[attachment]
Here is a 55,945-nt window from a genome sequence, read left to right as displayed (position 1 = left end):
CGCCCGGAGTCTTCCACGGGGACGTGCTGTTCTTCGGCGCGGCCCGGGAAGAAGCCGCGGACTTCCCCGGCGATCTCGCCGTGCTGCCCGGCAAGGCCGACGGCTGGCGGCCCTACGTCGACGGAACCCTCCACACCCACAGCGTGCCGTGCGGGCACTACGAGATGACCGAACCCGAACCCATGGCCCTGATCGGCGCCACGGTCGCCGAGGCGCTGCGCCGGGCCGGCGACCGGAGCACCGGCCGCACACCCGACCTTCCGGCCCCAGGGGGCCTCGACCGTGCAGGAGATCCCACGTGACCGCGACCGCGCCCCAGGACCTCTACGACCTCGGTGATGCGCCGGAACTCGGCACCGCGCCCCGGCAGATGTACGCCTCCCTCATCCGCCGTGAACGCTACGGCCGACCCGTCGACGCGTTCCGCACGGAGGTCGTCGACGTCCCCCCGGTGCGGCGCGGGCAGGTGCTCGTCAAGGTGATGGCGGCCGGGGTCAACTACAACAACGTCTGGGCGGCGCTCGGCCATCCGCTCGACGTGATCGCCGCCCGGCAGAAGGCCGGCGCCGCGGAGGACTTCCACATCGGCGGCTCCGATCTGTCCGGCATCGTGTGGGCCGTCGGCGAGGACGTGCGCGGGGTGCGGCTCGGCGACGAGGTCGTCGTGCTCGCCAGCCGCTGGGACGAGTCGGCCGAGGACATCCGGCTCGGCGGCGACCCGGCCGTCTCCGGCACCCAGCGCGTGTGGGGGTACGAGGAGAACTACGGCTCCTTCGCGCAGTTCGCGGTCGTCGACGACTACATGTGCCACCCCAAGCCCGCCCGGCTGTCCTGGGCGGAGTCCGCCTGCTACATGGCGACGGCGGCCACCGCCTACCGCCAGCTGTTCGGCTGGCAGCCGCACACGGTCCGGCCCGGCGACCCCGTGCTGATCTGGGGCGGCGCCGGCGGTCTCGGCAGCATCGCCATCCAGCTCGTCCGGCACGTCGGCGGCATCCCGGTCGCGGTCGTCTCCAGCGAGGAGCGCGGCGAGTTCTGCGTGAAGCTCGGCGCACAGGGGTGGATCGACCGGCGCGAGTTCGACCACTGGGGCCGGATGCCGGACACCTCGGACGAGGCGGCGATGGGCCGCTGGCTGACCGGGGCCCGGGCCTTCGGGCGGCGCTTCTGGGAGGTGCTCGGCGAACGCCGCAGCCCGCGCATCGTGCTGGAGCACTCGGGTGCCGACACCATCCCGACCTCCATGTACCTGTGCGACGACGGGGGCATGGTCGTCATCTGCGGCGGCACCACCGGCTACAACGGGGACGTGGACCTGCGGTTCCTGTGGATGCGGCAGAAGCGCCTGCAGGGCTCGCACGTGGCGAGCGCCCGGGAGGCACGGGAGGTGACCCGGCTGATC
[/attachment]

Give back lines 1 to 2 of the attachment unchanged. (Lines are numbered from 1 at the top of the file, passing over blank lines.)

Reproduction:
Here is a 55,945-nt window from a genome sequence, read left to right as displayed (position 1 = left end):
CGCCCGGAGTCTTCCACGGGGACGTGCTGTTCTTCGGCGCGGCCCGGGAAGAAGCCGCGGACTTCCCCGGCGATCTCGCCGTGCTGCCCGGCAAGGCCGACGGCTGGCGGCCCTACGTCGACGGAACCCTCCACACCCACAGCGTGCCGTGCGGGCACTACGAGATGACCGAACCCGAACCCATGGCCCTGATCGGCGCCACGGTCGCCGAGGCGCTGCGCCGGGCCGGCGACCGGAGCACCGGCCGCACACCCGACCTTCCGGCCCCAGGGGGCCTCGACCGTGCAGGAGATCCCACGTGACCGCGACCGCGCCCCAGGACCTCTACGACCTCGGTGATGCGCCGGAACTCGGCACCGCGCCCCGGCAGATGTACGCCTCCCTCATCCGCCGTGAACGCTACGGCCGACCCGTCGACGCGTTCCGCACGGAGGTCGTCGACGTCCCCCCGGTGCGGCGCGGGCAGGTGCTCGTCAAGGTGATGGCGGCCGGGGTCAACTACAACAACGTCTGGGCGGCGCTCGGCCATCCGCTCGACGTGATCGCCGCCCGGCAGAAGGCCGGCGCCGCGGAGGACTTCCACATCGGCGGCTCCGATCTGTCCGGCATCGTGTGGGCCGTCGGCGAGGACGTGCGCGGGGTGCGGCTCGGCGACGAGGTCGTCGTGCTCGCCAGCCGCTGGGACGAGTCGGCCGAGGACATCCGGCTCGGCGGCGACCCGGCCGTCTCCGGCACCCAGCGCGTGTGGGGGTACGAGGAGAACTACGGCTCCTTCGCGCAGTTCGCGGTCGTCGACGACTACATGTGCCACCCCAAGCCCGCCCGGCTGTCCTGGGCGGAGTCCGCCTGCTACATGGCGACGGCGGCCACCGCCTACCGCCAGCTGTTCGGCTGGCAGCCGCACACGGTCCGGCCCGGCGACCCCGTGCTGATCTGGGGCGGCGCCGGCGGTCTCGGCAGCATCGCCATCCAGCTCGTCCGGCACGTCGGCGGCATCCCGGTCGCGGTCGTCTCCAGCGAGGAGCGCGGCGAGTTCTGCGTGAAGCTCGGCGCACAGGGGTGGATCGACCGGCGCGAGTTCGACCACTGGGGCCGGATGCCGGACACCTCGGACGAGGCGGCGATGGGCCGCTGGCTGACCGGGGCCCGGGCCTTCGGGCGGCGCTTCTGGGAGGTGCTCGGCGAACGCCGCAGCCCGCGCATCGTGCTGGAGCACTCGGGTGCCGACACCATCCCGACCTCCATGTACCTGTGCGACGACGGGGGCATGGTCGTCATCTGCGGCGGCACCACCGGCTACAACGGGGACGTGGACCTGCGGTTCCTGTGGATGCGGCAGAAGCGCCTGCAGGGCTCGCACGTGGCGAGCGCCCGGGAGGCACGGGAGGTGACCCGGCTGATC